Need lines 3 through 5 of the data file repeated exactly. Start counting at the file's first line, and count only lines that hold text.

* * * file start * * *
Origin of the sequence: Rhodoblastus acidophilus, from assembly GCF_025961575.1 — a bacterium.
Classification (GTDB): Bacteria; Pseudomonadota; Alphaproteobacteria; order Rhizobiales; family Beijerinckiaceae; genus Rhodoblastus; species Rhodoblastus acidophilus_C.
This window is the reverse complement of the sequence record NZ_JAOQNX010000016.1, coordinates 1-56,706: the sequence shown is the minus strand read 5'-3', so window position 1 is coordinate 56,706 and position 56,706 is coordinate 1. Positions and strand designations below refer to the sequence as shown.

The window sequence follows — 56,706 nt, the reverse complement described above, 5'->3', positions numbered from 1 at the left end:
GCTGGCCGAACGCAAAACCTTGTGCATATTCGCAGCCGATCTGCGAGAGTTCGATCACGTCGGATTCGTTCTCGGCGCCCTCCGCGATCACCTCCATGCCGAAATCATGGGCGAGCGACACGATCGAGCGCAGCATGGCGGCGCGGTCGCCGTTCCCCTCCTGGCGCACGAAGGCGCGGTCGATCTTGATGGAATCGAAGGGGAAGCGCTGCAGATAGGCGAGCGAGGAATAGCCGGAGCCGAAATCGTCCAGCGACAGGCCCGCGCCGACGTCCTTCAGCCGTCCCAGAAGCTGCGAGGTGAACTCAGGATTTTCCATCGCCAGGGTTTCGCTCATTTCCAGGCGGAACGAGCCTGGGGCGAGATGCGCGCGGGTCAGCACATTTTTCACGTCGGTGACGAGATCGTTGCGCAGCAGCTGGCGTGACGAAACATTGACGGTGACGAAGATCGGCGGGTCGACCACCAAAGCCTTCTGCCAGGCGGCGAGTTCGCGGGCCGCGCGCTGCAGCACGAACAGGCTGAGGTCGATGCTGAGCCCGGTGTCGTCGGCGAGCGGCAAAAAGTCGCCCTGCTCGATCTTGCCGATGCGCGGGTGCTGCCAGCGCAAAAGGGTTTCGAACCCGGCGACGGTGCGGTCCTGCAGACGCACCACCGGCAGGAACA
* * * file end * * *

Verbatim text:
This window is the reverse complement of the sequence record NZ_JAOQNX010000016.1, coordinates 1-56,706: the sequence shown is the minus strand read 5'-3', so window position 1 is coordinate 56,706 and position 56,706 is coordinate 1. Positions and strand designations below refer to the sequence as shown.

The window sequence follows — 56,706 nt, the reverse complement described above, 5'->3', positions numbered from 1 at the left end:
GCTGGCCGAACGCAAAACCTTGTGCATATTCGCAGCCGATCTGCGAGAGTTCGATCACGTCGGATTCGTTCTCGGCGCCCTCCGCGATCACCTCCATGCCGAAATCATGGGCGAGCGACACGATCGAGCGCAGCATGGCGGCGCGGTCGCCGTTCCCCTCCTGGCGCACGAAGGCGCGGTCGATCTTGATGGAATCGAAGGGGAAGCGCTGCAGATAGGCGAGCGAGGAATAGCCGGAGCCGAAATCGTCCAGCGACAGGCCCGCGCCGACGTCCTTCAGCCGTCCCAGAAGCTGCGAGGTGAACTCAGGATTTTCCATCGCCAGGGTTTCGCTCATTTCCAGGCGGAACGAGCCTGGGGCGAGATGCGCGCGGGTCAGCACATTTTTCACGTCGGTGACGAGATCGTTGCGCAGCAGCTGGCGTGACGAAACATTGACGGTGACGAAGATCGGCGGGTCGACCACCAAAGCCTTCTGCCAGGCGGCGAGTTCGCGGGCCGCGCGCTGCAGCACGAACAGGCTGAGGTCGATGCTGAGCCCGGTGTCGTCGGCGAGCGGCAAAAAGTCGCCCTGCTCGATCTTGCCGATGCGCGGGTGCTGCCAGCGCAAAAGGGTTTCGAACCCGGCGACGGTGCGGTCCTGCAGACGCACCACCGGCAGGAACA